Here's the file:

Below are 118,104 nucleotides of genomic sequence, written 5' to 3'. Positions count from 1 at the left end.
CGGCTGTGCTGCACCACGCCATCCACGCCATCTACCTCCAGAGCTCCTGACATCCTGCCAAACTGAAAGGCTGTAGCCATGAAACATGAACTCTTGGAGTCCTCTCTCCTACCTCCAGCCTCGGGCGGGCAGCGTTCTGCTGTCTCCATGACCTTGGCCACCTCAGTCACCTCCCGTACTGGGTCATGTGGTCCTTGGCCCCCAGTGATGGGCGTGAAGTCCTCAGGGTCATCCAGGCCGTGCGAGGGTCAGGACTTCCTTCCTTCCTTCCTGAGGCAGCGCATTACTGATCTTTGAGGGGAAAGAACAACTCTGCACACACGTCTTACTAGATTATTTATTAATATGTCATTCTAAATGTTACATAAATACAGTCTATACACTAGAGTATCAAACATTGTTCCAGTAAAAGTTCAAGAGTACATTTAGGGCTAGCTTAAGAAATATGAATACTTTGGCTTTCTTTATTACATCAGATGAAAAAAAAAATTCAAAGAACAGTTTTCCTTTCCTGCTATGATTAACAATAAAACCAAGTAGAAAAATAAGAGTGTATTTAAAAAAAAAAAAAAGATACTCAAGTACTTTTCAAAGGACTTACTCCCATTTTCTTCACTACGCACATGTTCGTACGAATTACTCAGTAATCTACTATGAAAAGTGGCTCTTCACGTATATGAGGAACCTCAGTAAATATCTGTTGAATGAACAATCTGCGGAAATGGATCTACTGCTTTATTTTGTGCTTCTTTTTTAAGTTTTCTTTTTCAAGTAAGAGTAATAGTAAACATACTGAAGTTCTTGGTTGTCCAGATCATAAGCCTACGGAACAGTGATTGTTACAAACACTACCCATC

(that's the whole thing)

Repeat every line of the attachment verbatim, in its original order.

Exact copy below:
Below are 118,104 nucleotides of genomic sequence, written 5' to 3'. Positions count from 1 at the left end.
CGGCTGTGCTGCACCACGCCATCCACGCCATCTACCTCCAGAGCTCCTGACATCCTGCCAAACTGAAAGGCTGTAGCCATGAAACATGAACTCTTGGAGTCCTCTCTCCTACCTCCAGCCTCGGGCGGGCAGCGTTCTGCTGTCTCCATGACCTTGGCCACCTCAGTCACCTCCCGTACTGGGTCATGTGGTCCTTGGCCCCCAGTGATGGGCGTGAAGTCCTCAGGGTCATCCAGGCCGTGCGAGGGTCAGGACTTCCTTCCTTCCTTCCTGAGGCAGCGCATTACTGATCTTTGAGGGGAAAGAACAACTCTGCACACACGTCTTACTAGATTATTTATTAATATGTCATTCTAAATGTTACATAAATACAGTCTATACACTAGAGTATCAAACATTGTTCCAGTAAAAGTTCAAGAGTACATTTAGGGCTAGCTTAAGAAATATGAATACTTTGGCTTTCTTTATTACATCAGATGAAAAAAAAAATTCAAAGAACAGTTTTCCTTTCCTGCTATGATTAACAATAAAACCAAGTAGAAAAATAAGAGTGTATTTAAAAAAAAAAAAAAGATACTCAAGTACTTTTCAAAGGACTTACTCCCATTTTCTTCACTACGCACATGTTCGTACGAATTACTCAGTAATCTACTATGAAAAGTGGCTCTTCACGTATATGAGGAACCTCAGTAAATATCTGTTGAATGAACAATCTGCGGAAATGGATCTACTGCTTTATTTTGTGCTTCTTTTTTAAGTTTTCTTTTTCAAGTAAGAGTAATAGTAAACATACTGAAGTTCTTGGTTGTCCAGATCATAAGCCTACGGAACAGTGATTGTTACAAACACTACCCATC